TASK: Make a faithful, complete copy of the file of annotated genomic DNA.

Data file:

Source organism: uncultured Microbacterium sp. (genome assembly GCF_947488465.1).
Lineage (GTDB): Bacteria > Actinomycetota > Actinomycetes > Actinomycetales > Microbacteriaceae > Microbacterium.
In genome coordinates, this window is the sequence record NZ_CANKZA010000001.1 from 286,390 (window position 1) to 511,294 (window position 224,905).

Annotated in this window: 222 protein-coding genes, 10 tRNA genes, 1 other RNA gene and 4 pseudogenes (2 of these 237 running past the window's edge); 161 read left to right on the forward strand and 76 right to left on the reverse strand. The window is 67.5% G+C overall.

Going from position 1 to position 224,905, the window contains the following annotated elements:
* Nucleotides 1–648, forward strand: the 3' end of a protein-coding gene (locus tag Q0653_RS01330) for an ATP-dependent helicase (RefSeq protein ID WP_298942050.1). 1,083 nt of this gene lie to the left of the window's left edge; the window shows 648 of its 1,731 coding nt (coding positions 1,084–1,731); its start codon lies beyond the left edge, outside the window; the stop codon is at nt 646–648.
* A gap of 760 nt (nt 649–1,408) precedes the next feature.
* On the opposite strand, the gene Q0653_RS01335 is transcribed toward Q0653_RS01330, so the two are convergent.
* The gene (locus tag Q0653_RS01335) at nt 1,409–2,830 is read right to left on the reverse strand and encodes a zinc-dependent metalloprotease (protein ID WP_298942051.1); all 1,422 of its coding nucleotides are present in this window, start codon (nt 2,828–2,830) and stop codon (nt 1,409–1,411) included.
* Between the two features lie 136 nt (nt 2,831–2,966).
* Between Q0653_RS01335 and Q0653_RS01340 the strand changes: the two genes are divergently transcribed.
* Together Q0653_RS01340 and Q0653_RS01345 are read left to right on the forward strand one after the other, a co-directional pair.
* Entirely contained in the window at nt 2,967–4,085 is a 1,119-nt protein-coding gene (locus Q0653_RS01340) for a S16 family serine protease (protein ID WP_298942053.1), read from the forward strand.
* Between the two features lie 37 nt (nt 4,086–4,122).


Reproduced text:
Source organism: uncultured Microbacterium sp. (genome assembly GCF_947488465.1).
Lineage (GTDB): Bacteria > Actinomycetota > Actinomycetes > Actinomycetales > Microbacteriaceae > Microbacterium.
In genome coordinates, this window is the sequence record NZ_CANKZA010000001.1 from 286,390 (window position 1) to 511,294 (window position 224,905).

Annotated in this window: 222 protein-coding genes, 10 tRNA genes, 1 other RNA gene and 4 pseudogenes (2 of these 237 running past the window's edge); 161 read left to right on the forward strand and 76 right to left on the reverse strand. The window is 67.5% G+C overall.

Going from position 1 to position 224,905, the window contains the following annotated elements:
* Nucleotides 1–648, forward strand: the 3' end of a protein-coding gene (locus tag Q0653_RS01330) for an ATP-dependent helicase (RefSeq protein ID WP_298942050.1). 1,083 nt of this gene lie to the left of the window's left edge; the window shows 648 of its 1,731 coding nt (coding positions 1,084–1,731); its start codon lies beyond the left edge, outside the window; the stop codon is at nt 646–648.
* A gap of 760 nt (nt 649–1,408) precedes the next feature.
* On the opposite strand, the gene Q0653_RS01335 is transcribed toward Q0653_RS01330, so the two are convergent.
* The gene (locus tag Q0653_RS01335) at nt 1,409–2,830 is read right to left on the reverse strand and encodes a zinc-dependent metalloprotease (protein ID WP_298942051.1); all 1,422 of its coding nucleotides are present in this window, start codon (nt 2,828–2,830) and stop codon (nt 1,409–1,411) included.
* Between the two features lie 136 nt (nt 2,831–2,966).
* Between Q0653_RS01335 and Q0653_RS01340 the strand changes: the two genes are divergently transcribed.
* Together Q0653_RS01340 and Q0653_RS01345 are read left to right on the forward strand one after the other, a co-directional pair.
* Entirely contained in the window at nt 2,967–4,085 is a 1,119-nt protein-coding gene (locus Q0653_RS01340) for a S16 family serine protease (protein ID WP_298942053.1), read from the forward strand.
* Between the two features lie 37 nt (nt 4,086–4,122).